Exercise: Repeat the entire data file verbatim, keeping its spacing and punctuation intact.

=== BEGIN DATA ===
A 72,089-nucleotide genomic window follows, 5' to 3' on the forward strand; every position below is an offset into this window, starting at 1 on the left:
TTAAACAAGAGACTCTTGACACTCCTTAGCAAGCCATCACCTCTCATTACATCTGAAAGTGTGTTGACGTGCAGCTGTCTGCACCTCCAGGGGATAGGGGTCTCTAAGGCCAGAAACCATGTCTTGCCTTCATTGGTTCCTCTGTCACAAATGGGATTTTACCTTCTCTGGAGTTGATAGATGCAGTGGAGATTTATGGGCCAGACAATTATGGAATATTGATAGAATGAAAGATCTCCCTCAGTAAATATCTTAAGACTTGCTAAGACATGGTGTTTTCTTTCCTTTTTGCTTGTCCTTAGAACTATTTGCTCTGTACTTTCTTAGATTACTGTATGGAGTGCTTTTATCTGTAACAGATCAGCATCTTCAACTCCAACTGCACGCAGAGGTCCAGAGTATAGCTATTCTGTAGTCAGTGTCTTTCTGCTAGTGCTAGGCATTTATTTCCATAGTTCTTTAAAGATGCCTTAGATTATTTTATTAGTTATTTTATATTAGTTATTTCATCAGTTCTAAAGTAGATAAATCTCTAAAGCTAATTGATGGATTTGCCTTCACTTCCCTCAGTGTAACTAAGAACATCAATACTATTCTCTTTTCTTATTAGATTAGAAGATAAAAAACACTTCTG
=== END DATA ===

A 72,089-nucleotide genomic window follows, 5' to 3' on the forward strand; every position below is an offset into this window, starting at 1 on the left:
TTAAACAAGAGACTCTTGACACTCCTTAGCAAGCCATCACCTCTCATTACATCTGAAAGTGTGTTGACGTGCAGCTGTCTGCACCTCCAGGGGATAGGGGTCTCTAAGGCCAGAAACCATGTCTTGCCTTCATTGGTTCCTCTGTCACAAATGGGATTTTACCTTCTCTGGAGTTGATAGATGCAGTGGAGATTTATGGGCCAGACAATTATGGAATATTGATAGAATGAAAGATCTCCCTCAGTAAATATCTTAAGACTTGCTAAGACATGGTGTTTTCTTTCCTTTTTGCTTGTCCTTAGAACTATTTGCTCTGTACTTTCTTAGATTACTGTATGGAGTGCTTTTATCTGTAACAGATCAGCATCTTCAACTCCAACTGCACGCAGAGGTCCAGAGTATAGCTATTCTGTAGTCAGTGTCTTTCTGCTAGTGCTAGGCATTTATTTCCATAGTTCTTTAAAGATGCCTTAGATTATTTTATTAGTTATTTTATATTAGTTATTTCATCAGTTCTAAAGTAGATAAATCTCTAAAGCTAATTGATGGATTTGCCTTCACTTCCCTCAGTGTAACTAAGAACATCAATACTATTCTCTTTTCTTATTAGATTAGAAGATAAAAAACACTTCTG